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The Unworkability of “Balanced Treaties” and the Importance of Diversity of Approach Among the BRICS

  • M. Sornarajah (a1)
Extract

There is much rethinking being done about investment treaties. While some level of uniformity existed when there was institutional direction by the World Bank and hegemonic pressure exerted by states in the Global North, geopolitical power is now shifting in ways that are producing greater diversity in approaches to the field. The evidence seems to indicate that each state that is of sufficient size or power will seek to fashion its foreign investment policy in the context of its own circumstances. This is certainly true for Brazil, Russia, India, China, and South Africa (the BRICS). Within this group of newly industrializing countries, it is clear that a uniform approach to investment treaties will not emerge, despite avowals to the contrary. In this essay, I offer an assessment of the divergent paths some of these states have taken. I contend that China has emerged as a newly hegemonic actor in international investment in a way that undermines its traditional role as champion for the Third World, and that India's recent attempt to develop a “balanced approach” to investment treaties is unworkable. Only South Africa has developed an approach that seeks to protect its government's ability to serve the goals of its people by subjecting foreign investment disputes to South African law and courts.

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Copyright
This is an Open Access article, distributed under the terms of the Creative Commons Attribution licence (http://creativecommons.org/licenses/by/4.0/), which permits unrestricted re-use, distribution, and reproduction in any medium, provided the original work is properly cited.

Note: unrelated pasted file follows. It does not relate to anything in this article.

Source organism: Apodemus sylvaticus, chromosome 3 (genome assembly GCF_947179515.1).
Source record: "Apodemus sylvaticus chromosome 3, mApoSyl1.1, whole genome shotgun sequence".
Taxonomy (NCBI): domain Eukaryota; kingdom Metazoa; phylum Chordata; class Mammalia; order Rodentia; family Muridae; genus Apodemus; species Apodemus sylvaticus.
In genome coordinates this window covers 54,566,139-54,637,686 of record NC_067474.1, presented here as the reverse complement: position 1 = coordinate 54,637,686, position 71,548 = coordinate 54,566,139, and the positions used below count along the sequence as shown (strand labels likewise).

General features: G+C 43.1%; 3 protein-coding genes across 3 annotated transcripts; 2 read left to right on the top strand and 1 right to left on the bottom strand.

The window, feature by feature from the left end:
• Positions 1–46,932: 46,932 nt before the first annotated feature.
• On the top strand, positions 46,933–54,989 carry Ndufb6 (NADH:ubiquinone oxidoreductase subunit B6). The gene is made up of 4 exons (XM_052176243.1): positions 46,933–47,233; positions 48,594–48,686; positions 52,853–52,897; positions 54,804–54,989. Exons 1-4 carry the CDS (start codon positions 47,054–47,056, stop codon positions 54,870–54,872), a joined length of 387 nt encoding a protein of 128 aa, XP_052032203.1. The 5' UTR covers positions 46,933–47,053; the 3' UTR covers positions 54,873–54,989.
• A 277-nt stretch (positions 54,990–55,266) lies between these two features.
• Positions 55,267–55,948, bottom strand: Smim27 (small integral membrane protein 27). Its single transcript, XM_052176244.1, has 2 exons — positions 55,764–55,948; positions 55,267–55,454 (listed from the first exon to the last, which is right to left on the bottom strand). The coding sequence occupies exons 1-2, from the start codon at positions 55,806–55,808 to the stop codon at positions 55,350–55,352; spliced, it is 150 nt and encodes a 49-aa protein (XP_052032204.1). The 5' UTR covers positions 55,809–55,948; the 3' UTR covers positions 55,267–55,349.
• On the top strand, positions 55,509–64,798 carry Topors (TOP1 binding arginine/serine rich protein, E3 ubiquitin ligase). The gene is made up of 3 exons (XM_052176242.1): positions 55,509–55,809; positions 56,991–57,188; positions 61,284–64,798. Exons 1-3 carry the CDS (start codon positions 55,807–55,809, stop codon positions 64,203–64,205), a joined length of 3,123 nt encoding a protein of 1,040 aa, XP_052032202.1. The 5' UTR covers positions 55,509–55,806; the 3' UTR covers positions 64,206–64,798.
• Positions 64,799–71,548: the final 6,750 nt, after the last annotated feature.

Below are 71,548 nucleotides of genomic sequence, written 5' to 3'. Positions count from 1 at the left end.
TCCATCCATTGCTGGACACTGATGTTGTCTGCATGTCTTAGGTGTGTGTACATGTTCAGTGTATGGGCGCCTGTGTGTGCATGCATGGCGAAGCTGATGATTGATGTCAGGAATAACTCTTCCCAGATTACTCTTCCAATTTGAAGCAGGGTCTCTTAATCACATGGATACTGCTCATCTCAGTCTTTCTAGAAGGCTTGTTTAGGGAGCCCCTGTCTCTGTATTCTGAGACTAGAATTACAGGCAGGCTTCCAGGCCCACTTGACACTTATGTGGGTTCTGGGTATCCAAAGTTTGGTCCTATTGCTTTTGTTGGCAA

References
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1 Jonathan Bonnitcha et al., The Political Economy of the Investment Treaty Regime (2017).

2 See Congyan Cai, Balanced Investment Treaties and the BRICS, 112 AJIL Unbound 217 (2018).

3 An Chen, The Voice From China (2016).

4 India: Bilateral Investment Treaties, UNCTAD Investment Policy Hub (2013).

6 White Indus. Austl. Ltd. v. India, Final Award, (UNCITRAL, Nov. 30, 2011).

7 See India – As Respondent State, UNCTAD Investment Policy Hub (2013).

8 Kavaljit Singh & Burghard Ilge, India Overhauls its Investment Treaty System, Fin. Times (July 15, 2016).

9 Id.

10 Grant Hanessian & Kabir Duggal, The Final 2015 Indian Model BIT: Is This the Change the World Wishes to See?, 32 ICSID Rev 216 (2016).

12 Id., art. 1.6.

13 Hesham Talaat M. Al-Warraq v. Indon., Award on Respondent's Preliminary Objections to Jurisdiction and Admissibility of the Claims (UNCITRAL, June 21, 2012).

14 The same rationale applies to tax incentives for investment. There is no proof that they attract investments, but most states offer them because other states do so and there is fear that a state will place itself at a disadvantage by failing to go along.

15 Piero Foresti et al. v. S. Afr., ICSID Case No. ARB(AF)/07/01 (Aug. 4, 2010).

16 See Engela C. Schlemmer, Dispute Settlement in Investment-Related Matters: South Africa and the BRICS, 112 AJIL Unbound 212 (2018).

17 Piero Foresti et al. v. S Afr., supra note 15. The case arose from the South African government's seizure of the mineral rights of Italian companies in order to rearrange the sector so as to profit black citizens.

18 Most of these commentaries appear on websites of large law firms. See, e.g., Allen & Overy, Indian Model Bilateral Investment Treaty (Aug. 5, 2016).

19 White Indus. Ltd. v. India, supra note 6.

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AJIL Unbound
  • ISSN: -
  • EISSN: 2398-7723
  • URL: /core/journals/american-journal-of-international-law
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